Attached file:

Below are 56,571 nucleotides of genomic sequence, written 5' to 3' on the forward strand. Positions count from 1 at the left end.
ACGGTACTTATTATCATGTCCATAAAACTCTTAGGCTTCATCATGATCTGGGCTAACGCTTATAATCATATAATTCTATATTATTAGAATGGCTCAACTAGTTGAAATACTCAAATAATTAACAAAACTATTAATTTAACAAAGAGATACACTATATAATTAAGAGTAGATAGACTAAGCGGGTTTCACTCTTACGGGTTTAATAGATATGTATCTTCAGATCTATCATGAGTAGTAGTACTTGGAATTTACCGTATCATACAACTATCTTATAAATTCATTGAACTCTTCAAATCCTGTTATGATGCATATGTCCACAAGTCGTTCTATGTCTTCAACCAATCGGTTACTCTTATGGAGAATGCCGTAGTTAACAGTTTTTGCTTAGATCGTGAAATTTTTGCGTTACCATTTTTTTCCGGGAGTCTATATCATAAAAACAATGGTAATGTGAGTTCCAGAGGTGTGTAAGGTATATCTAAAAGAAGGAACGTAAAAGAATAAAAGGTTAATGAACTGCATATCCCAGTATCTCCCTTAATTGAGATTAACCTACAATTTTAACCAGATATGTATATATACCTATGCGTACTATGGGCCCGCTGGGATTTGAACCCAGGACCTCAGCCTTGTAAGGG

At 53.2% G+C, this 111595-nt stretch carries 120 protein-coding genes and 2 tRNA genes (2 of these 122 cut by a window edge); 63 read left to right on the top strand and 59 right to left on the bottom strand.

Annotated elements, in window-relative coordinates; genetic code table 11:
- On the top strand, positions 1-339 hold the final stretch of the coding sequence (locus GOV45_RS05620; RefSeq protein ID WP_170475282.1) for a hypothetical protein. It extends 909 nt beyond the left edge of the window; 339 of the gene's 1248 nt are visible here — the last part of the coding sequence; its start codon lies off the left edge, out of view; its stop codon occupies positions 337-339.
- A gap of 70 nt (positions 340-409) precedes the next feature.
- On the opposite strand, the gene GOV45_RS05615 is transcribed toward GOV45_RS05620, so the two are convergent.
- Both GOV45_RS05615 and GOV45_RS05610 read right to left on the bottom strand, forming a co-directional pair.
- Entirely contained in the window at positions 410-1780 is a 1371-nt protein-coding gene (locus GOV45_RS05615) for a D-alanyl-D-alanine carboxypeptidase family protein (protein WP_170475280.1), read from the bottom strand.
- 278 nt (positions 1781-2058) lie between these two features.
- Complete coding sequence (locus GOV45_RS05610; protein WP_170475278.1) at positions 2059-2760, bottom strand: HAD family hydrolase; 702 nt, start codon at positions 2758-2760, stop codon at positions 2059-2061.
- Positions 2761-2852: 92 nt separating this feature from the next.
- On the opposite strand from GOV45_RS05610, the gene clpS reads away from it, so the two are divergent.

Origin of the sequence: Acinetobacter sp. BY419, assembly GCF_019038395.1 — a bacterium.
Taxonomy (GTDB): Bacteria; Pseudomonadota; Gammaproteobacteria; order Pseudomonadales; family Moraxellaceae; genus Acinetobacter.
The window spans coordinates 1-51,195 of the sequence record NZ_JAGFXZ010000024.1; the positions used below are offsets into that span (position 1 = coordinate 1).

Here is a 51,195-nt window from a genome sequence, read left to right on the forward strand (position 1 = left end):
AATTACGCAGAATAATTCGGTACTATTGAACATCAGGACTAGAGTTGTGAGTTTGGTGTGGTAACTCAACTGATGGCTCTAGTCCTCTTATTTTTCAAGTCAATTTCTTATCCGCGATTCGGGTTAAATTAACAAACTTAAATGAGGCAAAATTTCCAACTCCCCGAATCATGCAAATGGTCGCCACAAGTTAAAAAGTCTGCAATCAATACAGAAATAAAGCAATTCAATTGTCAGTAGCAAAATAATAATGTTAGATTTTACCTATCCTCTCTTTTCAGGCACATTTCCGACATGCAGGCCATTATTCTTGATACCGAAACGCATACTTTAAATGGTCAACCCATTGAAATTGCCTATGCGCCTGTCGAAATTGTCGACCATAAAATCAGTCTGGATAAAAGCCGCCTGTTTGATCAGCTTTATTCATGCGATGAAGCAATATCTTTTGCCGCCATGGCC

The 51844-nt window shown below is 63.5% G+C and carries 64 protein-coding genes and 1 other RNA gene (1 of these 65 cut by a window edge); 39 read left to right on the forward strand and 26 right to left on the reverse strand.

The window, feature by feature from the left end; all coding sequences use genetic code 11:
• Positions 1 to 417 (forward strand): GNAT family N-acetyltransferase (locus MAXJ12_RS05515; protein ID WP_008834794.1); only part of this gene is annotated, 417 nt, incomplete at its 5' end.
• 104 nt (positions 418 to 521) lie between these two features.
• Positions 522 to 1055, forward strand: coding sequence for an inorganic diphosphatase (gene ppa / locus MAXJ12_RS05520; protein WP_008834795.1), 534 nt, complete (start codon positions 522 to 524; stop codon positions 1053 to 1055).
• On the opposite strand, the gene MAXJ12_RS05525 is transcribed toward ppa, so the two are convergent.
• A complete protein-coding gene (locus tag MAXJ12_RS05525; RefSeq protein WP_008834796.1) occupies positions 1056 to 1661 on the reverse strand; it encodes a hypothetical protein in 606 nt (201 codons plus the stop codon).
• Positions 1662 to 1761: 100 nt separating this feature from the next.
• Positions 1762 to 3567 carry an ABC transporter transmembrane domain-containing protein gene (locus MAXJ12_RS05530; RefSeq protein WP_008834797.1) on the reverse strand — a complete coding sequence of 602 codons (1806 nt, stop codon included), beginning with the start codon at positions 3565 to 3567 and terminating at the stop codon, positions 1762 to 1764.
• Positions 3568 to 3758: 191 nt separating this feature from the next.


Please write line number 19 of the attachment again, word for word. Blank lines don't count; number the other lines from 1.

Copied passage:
The 51844-nt window shown below is 63.5% G+C and carries 64 protein-coding genes and 1 other RNA gene (1 of these 65 cut by a window edge); 39 read left to right on the forward strand and 26 right to left on the reverse strand.